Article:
In this case using set! is justified and hard to avoid, because we must "remember" state between invocations of the procedures. What we can do is improving the encapsulation of state, by hiding the variables that change inside a procedure and using a message dispatcher for accessing the procedures that refer to the mutable state. This is very similar to what we do with object-oriented programming, but only lambdas are required to implement it!

(define (make-timer)

  ; the "attributes" of the object

  (let ([start-time  0]
        [end-times '()])

    ; the "methods" of the object

    (define (start)
      (set! start-time (current-seconds)))

    (define (lap)
      (set! end-times (append end-times (list (current-seconds)))))

    (define (stop)
      (lap)
      (display
       (map (lambda (an-end)
              (let ((the-date (seconds->date (- an-end start-time))))
                (list
                 (sub1 (date-hour the-date))
                 (date-minute the-date)
                 (date-second the-date))))
            end-times))
      (set! end-times '()))

    ; return a dispatch procedure

    (lambda (msg)
      (case msg
        ((start) (start)) ; call the start procedure defined above
        ((lap)   (lap))   ; call the lap procedure defined above
        ((stop)  (stop))  ; call the stop procedure defined above
        (else (error "unknown message:" msg))))))

I took the liberty of modifying some of your procedures to make them a bit simpler. Here's how we would use the timer object we just created:

(define timer (make-timer))

(timer 'start)
(sleep 1)
(timer 'lap)
(sleep 1)
(timer 'lap)
(sleep 1)
(timer 'lap)
(sleep 1)
(timer 'stop)

=> ((18 0 1) (18 0 2) (18 0 3) (18 0 4))

This technique is called "message passing", learn more about it in the wonderful SICP book.

share|improve this answer
    
I'll get back to SICP! –  user2818584 Apr 23 '14 at 19:45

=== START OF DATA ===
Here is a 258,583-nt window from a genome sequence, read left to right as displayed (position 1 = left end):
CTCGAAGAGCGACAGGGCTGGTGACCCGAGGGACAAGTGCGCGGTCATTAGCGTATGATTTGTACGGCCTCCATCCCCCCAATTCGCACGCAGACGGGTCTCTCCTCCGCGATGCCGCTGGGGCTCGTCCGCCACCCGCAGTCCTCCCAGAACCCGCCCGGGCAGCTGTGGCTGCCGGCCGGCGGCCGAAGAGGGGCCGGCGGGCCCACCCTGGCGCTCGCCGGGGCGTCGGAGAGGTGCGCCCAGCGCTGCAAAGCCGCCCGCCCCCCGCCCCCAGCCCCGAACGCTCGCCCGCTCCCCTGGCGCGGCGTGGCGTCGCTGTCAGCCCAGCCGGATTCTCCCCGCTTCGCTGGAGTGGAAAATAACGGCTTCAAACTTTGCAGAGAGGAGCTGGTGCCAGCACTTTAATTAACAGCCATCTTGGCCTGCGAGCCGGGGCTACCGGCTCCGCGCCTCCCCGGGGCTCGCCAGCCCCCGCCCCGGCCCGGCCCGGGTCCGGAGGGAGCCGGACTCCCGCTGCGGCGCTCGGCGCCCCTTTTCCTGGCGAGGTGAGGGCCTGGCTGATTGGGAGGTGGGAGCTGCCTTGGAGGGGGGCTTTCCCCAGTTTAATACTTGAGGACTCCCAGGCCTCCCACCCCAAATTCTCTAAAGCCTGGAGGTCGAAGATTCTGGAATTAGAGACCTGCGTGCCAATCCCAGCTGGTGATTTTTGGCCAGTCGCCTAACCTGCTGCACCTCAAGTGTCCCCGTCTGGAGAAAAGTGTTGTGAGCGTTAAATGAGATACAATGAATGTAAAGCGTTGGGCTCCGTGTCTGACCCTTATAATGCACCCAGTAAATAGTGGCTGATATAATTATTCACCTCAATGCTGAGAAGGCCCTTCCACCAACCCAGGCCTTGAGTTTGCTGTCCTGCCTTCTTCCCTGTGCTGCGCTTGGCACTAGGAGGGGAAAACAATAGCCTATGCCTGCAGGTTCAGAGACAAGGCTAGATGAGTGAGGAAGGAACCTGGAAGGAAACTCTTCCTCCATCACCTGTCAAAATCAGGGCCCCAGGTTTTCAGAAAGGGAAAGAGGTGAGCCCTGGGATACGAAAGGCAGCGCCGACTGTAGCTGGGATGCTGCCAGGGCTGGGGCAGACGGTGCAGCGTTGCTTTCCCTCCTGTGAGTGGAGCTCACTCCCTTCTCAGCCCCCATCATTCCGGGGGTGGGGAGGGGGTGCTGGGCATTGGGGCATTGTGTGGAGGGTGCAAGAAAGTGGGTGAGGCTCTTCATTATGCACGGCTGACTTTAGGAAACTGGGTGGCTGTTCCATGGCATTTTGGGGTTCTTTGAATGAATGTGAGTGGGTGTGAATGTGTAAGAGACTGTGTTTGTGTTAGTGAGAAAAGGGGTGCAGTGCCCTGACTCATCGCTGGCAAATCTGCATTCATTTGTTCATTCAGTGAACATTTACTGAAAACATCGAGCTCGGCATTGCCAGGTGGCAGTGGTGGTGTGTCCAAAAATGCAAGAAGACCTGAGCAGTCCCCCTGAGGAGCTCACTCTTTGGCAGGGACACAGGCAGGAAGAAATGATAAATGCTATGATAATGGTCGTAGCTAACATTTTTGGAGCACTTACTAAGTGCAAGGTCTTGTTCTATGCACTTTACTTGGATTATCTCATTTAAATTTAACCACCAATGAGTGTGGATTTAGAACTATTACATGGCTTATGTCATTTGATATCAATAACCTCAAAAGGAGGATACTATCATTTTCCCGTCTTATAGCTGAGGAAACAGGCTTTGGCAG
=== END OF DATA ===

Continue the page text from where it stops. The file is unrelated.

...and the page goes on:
For a simple example like this, I would probably do what @Metaxal suggested.

However another approach is that you could explicitly define the state as a struct:

(struct state (start-time end-times))

Then change the start, lap, and stop to be functions on state:

;; start : -> state
;; stores start-time
(define (start)
  (state (current-seconds) '()))

;; lap : state -> state
;; stores "laps" in list
(define (lap st)
  (match-define (state start-time end-times) st)
  (state start-time
         (cons (current-seconds) end-times)))

;; stop : state -> list
;; stores final time, displays lap-times in h, m, s
(define (stop st)
  (match-define (state start-time end-times*) st)
  (define end-times (cons (current-seconds) end-times*))
  (reverse
   (map (lambda (an-end)
          (let ((the-date (seconds->date(- an-end start-time))))
            (list
             (sub1(date-hour the-date))
             ;; sub1 is needed because (date-hour(seconds->date 0) = 1
             (date-minute the-date)
             (date-second the-date)))) end-times)))

As in @Metaxal's answer, your "main loop" needs to handle the state and "thread" it through the functions as appropriate:

Example usage:

(define (run)
  (displayln "Enter 'lap' or 'quit':")
  (let loop ([st (start)])
    (match (read-line)
      ["quit" (stop st)]
      ["lap" (loop (lap st))]
      [_ (loop st)])))

Whereas @Óscar López's answer shows a style of OOP as explained in SICP.

A nice thing about Racket (and Scheme) is that you can choose whatever approach on the spectrum you think best fits the problem at hand, and your taste -- simple imperative, OOP imperative, pure functional.

share|improve this answer
    
As it turns out, the use of (read-line) was one of the simple things I didn't think about, and this prevented me from getting it all right. –  user2818584 Apr 23 '14 at 19:46